Four Awkward Questions to Remove from Your Sales Script
Selling over the phone is already a tenuous situation. You only have a short amount of time to demonstrate that engaging with you is worth your prospect’s time. It’s important to recognize any phrases or questions that might be counterproductive so you can eliminate them from your sales script.
Belinda Summers shares four questions that tend to turn customers off, in her article on Business 2 Community.
1. “Would you agree? “– People are used to these types of sales techniques by now and have their guard up. When they hear this question they may feel you are trying to manipulate their thinking, getting them into a pattern of agreement. Summers suggests a better way to connect is to focus instead on your prospect’s needs. Ask questions that get them talking about their business and its highest priorities.
2. “If I can save you 20% on total costs, would you be interested in…” Again, this tactic feels like walking into a trap. In this one, you’re presenting a hypothetical condition under which they are forced to say they would do business with you–awkward. Besides, until they’ve shown strong interest in your product or service, offering a discount can come across as pushy.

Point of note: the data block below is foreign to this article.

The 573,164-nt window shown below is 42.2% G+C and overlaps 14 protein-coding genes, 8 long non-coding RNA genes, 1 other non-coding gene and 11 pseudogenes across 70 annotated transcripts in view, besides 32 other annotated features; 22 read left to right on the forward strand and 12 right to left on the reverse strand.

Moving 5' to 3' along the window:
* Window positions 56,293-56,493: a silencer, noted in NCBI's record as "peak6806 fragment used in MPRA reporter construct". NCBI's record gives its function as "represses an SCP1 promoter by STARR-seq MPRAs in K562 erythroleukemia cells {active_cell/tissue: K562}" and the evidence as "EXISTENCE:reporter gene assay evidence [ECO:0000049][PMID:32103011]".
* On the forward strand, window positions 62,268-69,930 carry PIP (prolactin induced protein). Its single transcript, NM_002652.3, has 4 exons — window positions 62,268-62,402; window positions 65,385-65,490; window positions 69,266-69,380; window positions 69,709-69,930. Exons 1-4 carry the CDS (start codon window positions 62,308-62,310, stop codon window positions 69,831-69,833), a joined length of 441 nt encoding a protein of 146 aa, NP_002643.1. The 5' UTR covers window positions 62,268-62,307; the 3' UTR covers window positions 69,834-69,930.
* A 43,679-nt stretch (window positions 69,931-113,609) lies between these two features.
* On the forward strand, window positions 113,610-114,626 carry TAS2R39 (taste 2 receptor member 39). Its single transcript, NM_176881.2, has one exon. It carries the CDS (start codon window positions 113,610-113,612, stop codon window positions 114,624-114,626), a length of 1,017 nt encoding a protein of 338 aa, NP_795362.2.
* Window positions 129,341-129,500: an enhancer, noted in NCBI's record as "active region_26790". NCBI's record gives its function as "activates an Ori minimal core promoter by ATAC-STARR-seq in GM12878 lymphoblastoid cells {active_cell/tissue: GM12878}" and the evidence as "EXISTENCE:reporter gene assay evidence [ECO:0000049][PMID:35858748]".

3. “Do you have the budget to purchase our services?” – This question is well-intentioned, but it can be perceived as personally offensive to the recipient. Instead of putting your prospect on the spot by investigating the scope of his or her purchasing power, Summers says you will get much more information with an open-ended question like this: “Tell me more about your process of purchase decisions.”
4. “Are you the main decision-maker?” – Of course in sales we all want to find out right away if we’re dealing directly with the decision-maker, but there are better ways of figuring that out besides challenging the authority of the person you’re speaking with. A reasonable question that can naturally come out during the course of your conversation would be, “Who are the main stakeholders in the company?”
To read the original article in its entirety, please visit Business 2 Community.